» Seattle Mayor Mike McGinn proposes to build a new transit line to West Seattle and Ballard along the street.
The dividing line between what Americans reference as a streetcar and what they call light rail is not nearly as defined as one might assume considering the frequent use of the two terminologies in opposition. According to popular understanding, streetcars share their rights-of-way with automobiles and light rail has its own, reserved right-of-way.
But the truth is that the two modes use very similar vehicles and their corridors frequently fall somewhere between the respective stereotypes of each technology. Even the prototypical U.S. light rail project — the Portland MAX — includes significant track segments downtown in which its corridor is hardly separated from that of the automobiles nearby. And that city’s similarly pioneering streetcar includes several segments completely separated from the street.
In that context, it’s worth considering Seattle Mayor Mike McGinn’s recent argument for a scaled-down transit project that would extend from his city’s downtown to West Seattle and Ballard, a proposal he hopes to get before voters within two years. Unlike Seattle’s Central Link rail line, which opened in 2009, this new rail program would operate in street rights-of-way adjacent to moving automobiles; it would not include the expensive tunnels and viaducts that make Central Link a “mini-metro.”
As a result, some have labeled this plan little more than a streetcar, whose slow pace and minimal capacity make it more useful as a development tool than a transportation one. Others are convinced that the project will morph into a multi-billion dollar mini-metro like Link, a high-cost concept into whose face city budget experts are afraid to look.
But Mayor McGinn’s proposal is neither of those things — it’s an effort to build a cost-effective rail transit line on the model used by cities across Europe, known typically as tramways.
What makes Mr. McGinn’s plan — which, by the way, remains in the very early development stages — so different from those proposed by most cities is that it attempts directly to reduce significant road capacity for automobiles and replace it with space reserved for transit. Most light rail programs avoid that prospect by using existing rail rights-of-way for new lines, or by sending trains underground or above it. That’s because it’s considered treacherous to threaten to remove space now used by automobiles.
Indeed, if he goes forward with the proposal, the Mayor would be doing something that flies in the face of political expediency, since transit-friendly or not, most Seattleites continue to commute by private car. Yet Mr. McGinn claims he’s unworried about the implications of doing so; considering he won last year’s election partially by stridently opposing the construction of a $4 billion road tunnel under downtown, he probably should be taken at face value.
Mr. McGinn’s proposal is a reasonable one: by simply removing vehicle lanes and reserving space on the road for trains, you can build relatively fast light rail systems at the cost of streetcar lines. Other than over major physical barriers (the roughly 15-mile route suggested would require crossing two waterways), there’s little need to move earth or build new structures, saving tremendous amounts of money.
Unlike Central Link, which achieves very high average speeds compared to most urban rail systems, this project would feature only moderate speed improvements over existing bus services. But it would see a very large ramp-up in capacity and time savings over automobiles if intersections are properly designed. And it would encourage more people to ride transit because of clear station stops, frequent services, and comfortable trains.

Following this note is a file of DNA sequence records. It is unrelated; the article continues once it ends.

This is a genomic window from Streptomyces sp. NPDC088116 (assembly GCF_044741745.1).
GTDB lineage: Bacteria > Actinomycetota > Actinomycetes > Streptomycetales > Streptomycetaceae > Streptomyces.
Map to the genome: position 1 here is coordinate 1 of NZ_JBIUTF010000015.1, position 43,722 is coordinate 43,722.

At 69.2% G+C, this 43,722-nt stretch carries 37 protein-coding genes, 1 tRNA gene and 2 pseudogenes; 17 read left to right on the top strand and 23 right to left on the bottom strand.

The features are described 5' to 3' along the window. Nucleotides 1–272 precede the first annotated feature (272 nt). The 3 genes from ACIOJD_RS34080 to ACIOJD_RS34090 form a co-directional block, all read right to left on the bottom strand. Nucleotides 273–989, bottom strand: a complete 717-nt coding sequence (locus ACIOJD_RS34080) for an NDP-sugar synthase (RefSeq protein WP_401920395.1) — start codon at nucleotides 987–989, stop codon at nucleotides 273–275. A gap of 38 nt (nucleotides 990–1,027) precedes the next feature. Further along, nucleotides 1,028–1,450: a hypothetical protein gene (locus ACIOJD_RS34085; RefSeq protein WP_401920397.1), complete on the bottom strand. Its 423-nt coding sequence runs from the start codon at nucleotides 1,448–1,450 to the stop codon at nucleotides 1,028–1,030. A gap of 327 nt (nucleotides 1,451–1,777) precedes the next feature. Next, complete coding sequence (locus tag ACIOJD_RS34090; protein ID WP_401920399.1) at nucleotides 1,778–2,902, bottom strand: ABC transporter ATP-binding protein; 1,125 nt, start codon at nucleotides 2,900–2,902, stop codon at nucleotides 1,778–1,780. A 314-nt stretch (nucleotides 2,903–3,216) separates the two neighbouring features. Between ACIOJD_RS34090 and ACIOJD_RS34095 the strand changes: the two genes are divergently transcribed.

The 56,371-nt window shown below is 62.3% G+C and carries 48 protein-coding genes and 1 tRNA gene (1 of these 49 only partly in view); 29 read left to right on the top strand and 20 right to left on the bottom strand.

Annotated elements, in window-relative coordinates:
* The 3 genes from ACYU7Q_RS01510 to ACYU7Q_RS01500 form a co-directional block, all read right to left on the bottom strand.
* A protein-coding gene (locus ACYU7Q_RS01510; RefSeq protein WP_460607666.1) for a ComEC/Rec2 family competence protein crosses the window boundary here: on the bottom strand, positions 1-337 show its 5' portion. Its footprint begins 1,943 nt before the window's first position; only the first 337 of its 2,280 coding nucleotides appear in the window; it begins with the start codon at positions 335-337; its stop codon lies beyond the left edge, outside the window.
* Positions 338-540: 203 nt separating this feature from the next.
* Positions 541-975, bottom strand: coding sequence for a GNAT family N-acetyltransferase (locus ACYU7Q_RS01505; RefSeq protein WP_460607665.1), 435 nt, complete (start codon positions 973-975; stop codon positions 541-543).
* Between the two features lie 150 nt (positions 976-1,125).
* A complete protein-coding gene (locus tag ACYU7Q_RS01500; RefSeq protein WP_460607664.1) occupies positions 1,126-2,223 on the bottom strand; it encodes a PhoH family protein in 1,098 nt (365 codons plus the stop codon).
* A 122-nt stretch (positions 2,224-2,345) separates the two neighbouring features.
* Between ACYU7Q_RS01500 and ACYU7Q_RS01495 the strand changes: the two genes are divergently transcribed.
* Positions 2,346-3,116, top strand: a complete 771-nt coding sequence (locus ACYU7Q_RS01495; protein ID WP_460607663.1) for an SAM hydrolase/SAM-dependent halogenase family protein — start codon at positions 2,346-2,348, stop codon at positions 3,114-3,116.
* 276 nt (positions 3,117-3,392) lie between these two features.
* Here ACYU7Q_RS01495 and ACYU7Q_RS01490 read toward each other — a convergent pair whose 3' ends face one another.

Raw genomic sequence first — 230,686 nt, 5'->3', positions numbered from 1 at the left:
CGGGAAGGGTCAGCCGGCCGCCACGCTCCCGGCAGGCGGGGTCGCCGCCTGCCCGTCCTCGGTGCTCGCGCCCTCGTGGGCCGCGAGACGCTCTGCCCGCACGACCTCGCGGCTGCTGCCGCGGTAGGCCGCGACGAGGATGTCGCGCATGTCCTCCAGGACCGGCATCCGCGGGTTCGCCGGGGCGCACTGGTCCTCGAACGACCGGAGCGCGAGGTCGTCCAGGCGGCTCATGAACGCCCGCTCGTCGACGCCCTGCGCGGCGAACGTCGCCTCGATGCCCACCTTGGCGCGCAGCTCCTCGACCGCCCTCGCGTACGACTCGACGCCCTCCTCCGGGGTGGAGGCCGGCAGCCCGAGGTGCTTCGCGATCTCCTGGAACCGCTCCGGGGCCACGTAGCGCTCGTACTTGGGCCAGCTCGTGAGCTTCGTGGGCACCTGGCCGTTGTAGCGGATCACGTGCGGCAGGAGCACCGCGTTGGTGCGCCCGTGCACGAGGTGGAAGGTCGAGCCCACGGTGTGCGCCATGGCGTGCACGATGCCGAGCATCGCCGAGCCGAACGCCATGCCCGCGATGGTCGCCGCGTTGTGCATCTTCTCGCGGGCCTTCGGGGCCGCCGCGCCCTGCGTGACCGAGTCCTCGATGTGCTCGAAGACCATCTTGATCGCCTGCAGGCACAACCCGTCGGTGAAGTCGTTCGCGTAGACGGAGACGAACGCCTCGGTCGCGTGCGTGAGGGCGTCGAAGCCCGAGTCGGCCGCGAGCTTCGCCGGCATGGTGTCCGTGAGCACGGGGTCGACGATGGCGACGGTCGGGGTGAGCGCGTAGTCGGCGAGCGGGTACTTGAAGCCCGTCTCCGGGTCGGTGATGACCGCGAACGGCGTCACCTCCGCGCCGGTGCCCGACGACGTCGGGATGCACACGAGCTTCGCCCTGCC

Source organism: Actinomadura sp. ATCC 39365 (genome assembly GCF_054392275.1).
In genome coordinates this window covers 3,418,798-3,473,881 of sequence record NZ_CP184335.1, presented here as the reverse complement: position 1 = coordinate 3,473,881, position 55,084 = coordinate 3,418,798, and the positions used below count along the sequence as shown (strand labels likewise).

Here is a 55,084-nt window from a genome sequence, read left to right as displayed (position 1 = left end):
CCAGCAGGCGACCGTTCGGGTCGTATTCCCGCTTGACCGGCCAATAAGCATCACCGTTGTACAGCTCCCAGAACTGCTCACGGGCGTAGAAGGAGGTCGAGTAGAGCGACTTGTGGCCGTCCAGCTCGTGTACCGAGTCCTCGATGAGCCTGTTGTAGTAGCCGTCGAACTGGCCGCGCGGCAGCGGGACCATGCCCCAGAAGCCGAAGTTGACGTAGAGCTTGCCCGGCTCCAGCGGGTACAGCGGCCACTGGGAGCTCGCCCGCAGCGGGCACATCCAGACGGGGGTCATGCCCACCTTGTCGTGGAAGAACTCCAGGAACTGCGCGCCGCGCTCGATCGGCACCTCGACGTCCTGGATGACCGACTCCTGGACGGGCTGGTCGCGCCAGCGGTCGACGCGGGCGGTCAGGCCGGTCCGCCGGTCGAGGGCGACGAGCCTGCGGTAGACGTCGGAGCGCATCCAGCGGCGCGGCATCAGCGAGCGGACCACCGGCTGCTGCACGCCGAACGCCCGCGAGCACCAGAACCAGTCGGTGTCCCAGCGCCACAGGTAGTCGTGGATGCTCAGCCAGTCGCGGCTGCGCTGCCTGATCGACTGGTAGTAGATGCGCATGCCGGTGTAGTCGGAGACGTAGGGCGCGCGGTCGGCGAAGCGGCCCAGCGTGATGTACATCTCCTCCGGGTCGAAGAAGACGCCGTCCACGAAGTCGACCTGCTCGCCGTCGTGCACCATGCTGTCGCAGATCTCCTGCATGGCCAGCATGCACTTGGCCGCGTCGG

All this at a much more reasonable price than would be possible if you wanted the type of full-scale, independent right-of-way featured by Link. Unlike equally cheap streetcars, these tram lines wouldn’t held up by surrounding traffic or required to have short trainsets because of limited street dimensions.
As I’ve mentioned before, it’s been relatively easy to implement such street-running rail in a number of European cities, and where it’s been done, it has often improved the quality of the surrounding streetscape, producing exactly the type of livable environment planners love to see around major new transit investments.
None of this is to suggest that there aren’t places where transit corridors requiring full separation of rights-of-way are advisable; building New York’s Second Avenue Subway as a street-running light rail line would be a disaster, simply because it wouldn’t be able to handle anywhere near the capacity required. But in Seattle, land of moderate densities and medium-height commercial corridors, what Mayor McGinn is suggesting is exactly the right investment to make — at the right price.
Image above: Tram in Amsterdam, from Flickr user martin_vmorris (cc)
42 replies on “Light Rail Along Road Rights-of-Way: a Cheap Solution to an Expensive Proposition”
I’d argue the more common deployment of LRT in the states is as exactly this – running in the street in its own lane (Portland, Houston, downtown sections of Dallas, etc). Not sure how the mini-metro got declared more common; the only place that seems to have gone that way is Seattle, and don’t even they run in the street part of the way?
You’re exactly right, I didn’t mean to imply that mini-metro what’s actually done, but rather that most streetcar and light rail systems fall somewhere in between the two stereotypical definitions. Sorry about the confusion…
The broader point, though, is to suggest that street-running LRT can work very well, and that we shouldn’t be afraid of advocating for it!